4. Select “Apply Migrations” to apply the ASP.NET Core Identity migrations to the database.

    Blazor authentication apply migrations

  5. You should now be logged in.

    Blazor authentication logged in

  6. Select your user name to edit your user profile.

    Blazor authentication edit profile

In the Blazor app, authentication and authorization are configured in the Startup class using the standard ASP.NET Core middleware.

app.UseRouting();

app.UseAuthentication();
app.UseAuthorization();

app.UseEndpoints(endpoints =>
{
    endpoints.MapControllers();
    endpoints.MapBlazorHub();
    endpoints.MapFallbackToPage("/_Host");
});

When using ASP.NET Core Identity all of the identity related UI concerns are handled by the framework provided default identity UI.

services.AddDefaultIdentity<IdentityUser>()
    .AddEntityFrameworkStores<ApplicationDbContext>();

The authentication related links in top row of the app are rendered using the new built-in AuthorizeView component, which displays different content depending on the authentication state.

LoginDisplay.razor

<AuthorizeView>
    <Authorized>
        <a href="Identity/Account/Manage">Hello, @context.User.Identity.Name!</a>
        <a href="Identity/Account/LogOut">Log out</a>
    </Authorized>
    <NotAuthorized>
        <a href="Identity/Account/Register">Register</a>
        <a href="Identity/Account/Login">Log in</a>
    </NotAuthorized>
</AuthorizeView>

The AuthorizeView component will only display its child content when the user is authorized. Alternatively, the AuthorizeView takes parameters for specifying different templates when the user is Authorized, NotAuthorized, or Authorizing. The current authentication state is passed to these templates through the implicit context parameter. You can also specify specific roles or an authorization policy on the AuthorizeView that the user must satisfy to see the authorized view.

To authorize access to specific pages in a Blazor app, use the normal [Authorize] attribute. You can apply the [Authorize] attribute to a component using the new @attribute directive.

@using Microsoft.AspNetCore.Authorization
@attribute [Authorize]
@page "/fetchdata"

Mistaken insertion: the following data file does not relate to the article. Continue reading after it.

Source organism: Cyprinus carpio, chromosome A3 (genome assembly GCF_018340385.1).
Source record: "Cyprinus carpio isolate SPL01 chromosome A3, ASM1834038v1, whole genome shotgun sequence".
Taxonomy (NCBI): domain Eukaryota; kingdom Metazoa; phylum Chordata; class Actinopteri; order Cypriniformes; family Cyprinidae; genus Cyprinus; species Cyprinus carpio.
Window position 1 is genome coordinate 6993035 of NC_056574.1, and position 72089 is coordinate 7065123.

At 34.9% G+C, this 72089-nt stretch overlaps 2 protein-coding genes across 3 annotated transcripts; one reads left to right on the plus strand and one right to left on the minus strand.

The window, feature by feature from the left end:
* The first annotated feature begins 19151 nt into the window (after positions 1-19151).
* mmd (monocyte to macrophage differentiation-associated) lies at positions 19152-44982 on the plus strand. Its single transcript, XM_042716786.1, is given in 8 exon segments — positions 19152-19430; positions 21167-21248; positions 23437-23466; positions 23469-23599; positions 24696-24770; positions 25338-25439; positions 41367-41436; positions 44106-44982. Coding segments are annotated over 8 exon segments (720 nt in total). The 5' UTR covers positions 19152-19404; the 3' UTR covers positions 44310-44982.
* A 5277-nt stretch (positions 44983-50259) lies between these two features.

To specify what content to display on a page that requires authorization when the user isn’t authorized or is still in the processing of authorizing, use the NotAuthorizedContent and AuthorizingContent parameters on the Router component. These Router parameters are only support in client-side Blazor for this release, but they will be enabled for server-side Blazor in a future update.

The new AuthenticationStateProvider service make the authentication state available to Blazor apps in a uniform way whether they run on the server or client-side in the browser. In server-side Blazor apps the AuthenticationStateProvider surfaces the user from the HttpContext that established the connection to the server. Client-side Blazor apps can configure a custom AuthenticationStateProvider as appropriate for that application. For example, it might retrieve the current user information by querying an endpoint on the server.

The authentication state is made available to the app as a cascading value (Task<AuthenticationState>) using the CascadingAuthenticationState component. This cascading value is then used by the AuthorizeView and Router components to authorize access to specific parts of the UI.

App.razor

<CascadingAuthenticationState>
    <Router AppAssembly="typeof(Startup).Assembly">
        <NotFoundContent>
            <p>Sorry, there's nothing at this address.</p>
        </NotFoundContent>
    </Router>
</CascadingAuthenticationState>

Static assets in Razor class libraries

Razor class libraries can now include static assets like JavaScript, CSS, and images. These static assets can then be included in ASP.NET Core apps by referencing the Razor class library project or via a package reference.

To include static assets in a Razor class library add a wwwroot folder to the Razor class library and include any required files in that folder.

When a Razor class library with static assets is referenced either as a project reference or as a package, the static assets from the library are made available to the app under the path prefix _content/{LIBRARY NAME}/. The static assets stay in their original folders and any changes to the content of static assets in the Razor class libraries are reflected in the app without rebuilding.